More than 120 pharmacies have closed their doors forever in the first three months of the year alone in Germany, as a medicine shortage takes its toll on staff.
Pharmacies have been shutting down at an alarming rate in recent years in Germany, with more than 120 stores closing in the first three months of the year alone, according to data from the Federal Association of German Pharmacists (ABDA).
“We have the lowest number of pharmacies since the early 1980s at the moment,” Christian Splett, ABDA spokesperson, told Euronews.
The number of pharmacies in the country has been declining for some time -- but the decline has really picked up steam over the past year. By the end of 2022, there were just over 18,000 stores open across the country -- 2,800 less than a decade ago, according to newspaper FAZ.
It’s a situation that is leaving many Germans without a crucial link to the country’s health care system, especially in rural areas, as pharmacists are often the first experts people ask for help for their problems before contacting a doctor.
“Pharmacists fulfill a fundamental function in the health care system as well, which you can’t measure by the amount of medicines they sell,” Splett said. “They’re the first point of contact for patients who are unsure about whether they should see a doctor, what medication they can get. And that’s important.”
Why is this happening?
According to ABDA, there are several reasons why pharmacies have been closing at an unprecedented rate, but the main reason is that there seems to be no great future for young pharmacists in the community pharmacy sector -- a major component of the German healthcare system.
“If you ask young pharmacists, they say that basically there is no economic perspective for them, because the government doesn’t actually want to put any money into the system,” Splett told Euronews.
“But also there’s a lot of bureaucracy, a lot of bureaucratic procedures when you run a pharmacy or deal with statutory health insurance companies in particular that are discouraging young professionals.”
This leads to many pharmacies in Germany closing down because their 65-year-old or 70-year-old owner cannot find a successor.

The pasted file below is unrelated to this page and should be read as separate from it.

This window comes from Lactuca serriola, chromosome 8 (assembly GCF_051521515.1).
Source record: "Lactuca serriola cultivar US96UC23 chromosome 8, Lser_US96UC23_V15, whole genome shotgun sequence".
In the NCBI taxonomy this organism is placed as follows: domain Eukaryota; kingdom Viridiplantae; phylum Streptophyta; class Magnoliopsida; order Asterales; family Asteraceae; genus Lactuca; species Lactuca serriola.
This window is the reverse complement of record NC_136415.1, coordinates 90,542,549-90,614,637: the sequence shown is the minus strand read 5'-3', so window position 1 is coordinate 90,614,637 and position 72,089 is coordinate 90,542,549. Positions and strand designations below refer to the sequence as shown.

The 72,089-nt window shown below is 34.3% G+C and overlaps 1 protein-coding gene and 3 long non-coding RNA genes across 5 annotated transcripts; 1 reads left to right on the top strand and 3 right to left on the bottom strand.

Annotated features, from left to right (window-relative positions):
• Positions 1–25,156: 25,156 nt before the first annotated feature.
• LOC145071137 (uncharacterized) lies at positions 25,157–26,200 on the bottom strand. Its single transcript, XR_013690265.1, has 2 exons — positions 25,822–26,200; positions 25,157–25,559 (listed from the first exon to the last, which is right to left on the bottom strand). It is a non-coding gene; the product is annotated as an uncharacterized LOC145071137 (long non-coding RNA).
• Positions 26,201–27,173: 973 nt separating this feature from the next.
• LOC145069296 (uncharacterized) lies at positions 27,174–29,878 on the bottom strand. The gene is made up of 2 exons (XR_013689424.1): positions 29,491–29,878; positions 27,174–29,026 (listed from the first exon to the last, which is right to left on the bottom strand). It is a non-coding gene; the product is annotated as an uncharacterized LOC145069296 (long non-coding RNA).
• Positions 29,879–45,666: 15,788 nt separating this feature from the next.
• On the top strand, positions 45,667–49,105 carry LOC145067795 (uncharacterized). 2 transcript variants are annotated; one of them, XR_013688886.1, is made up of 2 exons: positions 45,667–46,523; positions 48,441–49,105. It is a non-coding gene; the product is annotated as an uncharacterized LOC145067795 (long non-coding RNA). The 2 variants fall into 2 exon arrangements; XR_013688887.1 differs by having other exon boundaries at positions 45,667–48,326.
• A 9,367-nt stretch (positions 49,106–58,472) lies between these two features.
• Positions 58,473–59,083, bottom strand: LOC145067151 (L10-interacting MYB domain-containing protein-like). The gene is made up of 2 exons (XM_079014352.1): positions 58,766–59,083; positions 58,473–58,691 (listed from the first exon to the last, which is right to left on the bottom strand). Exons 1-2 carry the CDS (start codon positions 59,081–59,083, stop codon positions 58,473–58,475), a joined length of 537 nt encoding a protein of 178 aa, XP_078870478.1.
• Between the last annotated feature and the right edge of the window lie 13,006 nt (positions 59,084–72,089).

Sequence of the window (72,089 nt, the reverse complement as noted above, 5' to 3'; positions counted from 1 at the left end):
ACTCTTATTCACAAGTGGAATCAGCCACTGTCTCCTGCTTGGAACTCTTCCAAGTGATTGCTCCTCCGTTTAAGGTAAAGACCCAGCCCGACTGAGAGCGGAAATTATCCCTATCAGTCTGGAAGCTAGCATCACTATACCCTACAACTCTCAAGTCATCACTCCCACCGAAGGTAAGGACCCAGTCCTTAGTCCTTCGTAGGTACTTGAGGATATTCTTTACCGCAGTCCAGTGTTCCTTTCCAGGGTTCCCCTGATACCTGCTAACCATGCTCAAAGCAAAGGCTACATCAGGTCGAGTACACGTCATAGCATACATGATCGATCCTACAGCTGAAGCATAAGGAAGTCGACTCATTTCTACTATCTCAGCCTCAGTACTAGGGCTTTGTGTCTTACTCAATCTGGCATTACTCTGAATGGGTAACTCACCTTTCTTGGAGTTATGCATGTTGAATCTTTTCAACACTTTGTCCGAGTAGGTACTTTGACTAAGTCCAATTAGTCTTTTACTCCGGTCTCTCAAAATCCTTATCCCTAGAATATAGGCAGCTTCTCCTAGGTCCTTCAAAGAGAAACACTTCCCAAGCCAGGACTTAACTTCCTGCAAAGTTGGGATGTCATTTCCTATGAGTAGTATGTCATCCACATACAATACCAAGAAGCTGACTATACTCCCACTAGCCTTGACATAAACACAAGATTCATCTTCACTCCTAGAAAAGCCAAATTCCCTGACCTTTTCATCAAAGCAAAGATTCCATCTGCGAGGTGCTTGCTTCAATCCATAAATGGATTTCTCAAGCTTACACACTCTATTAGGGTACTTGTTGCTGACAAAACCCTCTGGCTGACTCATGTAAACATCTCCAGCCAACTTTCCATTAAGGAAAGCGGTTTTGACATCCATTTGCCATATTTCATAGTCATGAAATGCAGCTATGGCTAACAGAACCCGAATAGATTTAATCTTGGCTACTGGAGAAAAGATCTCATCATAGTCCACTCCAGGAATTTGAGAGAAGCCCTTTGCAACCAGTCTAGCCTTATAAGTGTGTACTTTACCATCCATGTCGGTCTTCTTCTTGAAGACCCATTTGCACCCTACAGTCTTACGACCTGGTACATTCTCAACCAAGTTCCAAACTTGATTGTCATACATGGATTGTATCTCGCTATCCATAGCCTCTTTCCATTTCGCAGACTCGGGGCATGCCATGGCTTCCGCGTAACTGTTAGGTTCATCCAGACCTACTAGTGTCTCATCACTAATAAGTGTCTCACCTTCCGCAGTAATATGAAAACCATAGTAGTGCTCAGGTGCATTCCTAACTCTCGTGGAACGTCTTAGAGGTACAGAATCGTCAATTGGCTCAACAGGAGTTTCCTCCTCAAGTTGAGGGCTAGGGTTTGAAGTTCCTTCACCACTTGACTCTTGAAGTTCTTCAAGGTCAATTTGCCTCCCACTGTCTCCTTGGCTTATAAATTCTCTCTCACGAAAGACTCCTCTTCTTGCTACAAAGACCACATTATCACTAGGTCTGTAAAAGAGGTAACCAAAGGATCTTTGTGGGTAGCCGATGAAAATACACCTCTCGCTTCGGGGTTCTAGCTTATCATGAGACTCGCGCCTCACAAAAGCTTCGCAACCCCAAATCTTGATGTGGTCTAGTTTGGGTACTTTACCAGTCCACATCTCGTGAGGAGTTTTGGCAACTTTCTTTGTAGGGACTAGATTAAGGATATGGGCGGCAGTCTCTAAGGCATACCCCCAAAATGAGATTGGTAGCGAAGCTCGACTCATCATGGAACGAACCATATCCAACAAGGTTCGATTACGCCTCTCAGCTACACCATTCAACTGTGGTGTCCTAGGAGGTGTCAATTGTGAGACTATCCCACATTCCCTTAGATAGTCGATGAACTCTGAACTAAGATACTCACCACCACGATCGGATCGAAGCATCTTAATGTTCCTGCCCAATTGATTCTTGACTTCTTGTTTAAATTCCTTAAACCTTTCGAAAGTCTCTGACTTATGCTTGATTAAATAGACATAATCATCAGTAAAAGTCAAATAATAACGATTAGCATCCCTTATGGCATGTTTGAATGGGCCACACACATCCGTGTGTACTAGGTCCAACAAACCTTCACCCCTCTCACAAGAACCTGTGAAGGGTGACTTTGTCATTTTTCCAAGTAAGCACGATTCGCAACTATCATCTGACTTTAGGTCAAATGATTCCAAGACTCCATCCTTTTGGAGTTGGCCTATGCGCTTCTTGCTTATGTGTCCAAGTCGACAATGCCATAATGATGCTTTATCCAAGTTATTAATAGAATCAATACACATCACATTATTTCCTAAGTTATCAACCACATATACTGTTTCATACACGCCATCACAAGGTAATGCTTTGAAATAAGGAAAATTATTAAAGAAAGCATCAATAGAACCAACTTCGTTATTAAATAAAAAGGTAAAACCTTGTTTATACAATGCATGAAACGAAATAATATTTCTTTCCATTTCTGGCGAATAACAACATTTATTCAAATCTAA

Another issue is that the private pharmaceutical industry pays its staff much more money than any community pharmacy can afford. The health care system is strictly regulated in Germany, and the income of community pharmacies is mainly determined by the expenditure of the statutory health insurance.
“This is one of the reasons why protests are going on, to increase this income,” Splett said.
But every other issue can be linked back to a trio of fundamental problems which have recently emerged in Germany: a shortage of medicines due to increased demand and reduced supply, exacerbated by the lingering impact of the pandemic, rising inflation and the energy crisis.
According to the official national database at PharmNet.Bund, which monitors medicine supply in Germany, over 400 drugs are listed as not available at all in the country.
This shortage is costing community pharmacies a significant amount of time and money, as pharmacists look for alternative ways to serve their patients.
“This time is unpaid, nobody paid for this extra time,” Splett said. “And it’s a lot of bureaucracy. Even if you find alternative medications, then you have to provide a great deal of documentation to give evidence to the statutory health insurance that you have chosen the closest option to the cheapest one available.”
How to fix it?
On 14 June, thousands of pharmacies across the country closed their doors for the day to protest against the increasingly difficult situation they’re forced to work in while their staff see little rewards.
Workers are asking for the government to increase the rate they get paid for every prescription medication they sell, raising it from €8.35 to €12 -- a move which would reflect the way inflation has recently climbed.
Pharmacies have been “decoupled from general economic development,” ABDA said, which is “no longer just unfair, but also an existential threat.”
Splett said that pharmacists are trying to convince the government that things need to change, at least as long as the country is facing medicine shortages.
But Germany’s health minister Karl Lauterbach has rejected pharmacists’ request to receive more money, saying that there’s a lack of additional funding to satisfy staff requests.
While pharmacists are obviously frustrated with the current situation, patients are inevitably the ones who end up suffering the most.
“We have to show society how important pharmacies are for healthcare and how dramatic it would be if even more pharmacies disappeared from their role as a reliable social contact point,” Thomas Benkert, head of the German Federal Chamber of Pharmacists, said, quoted by DW.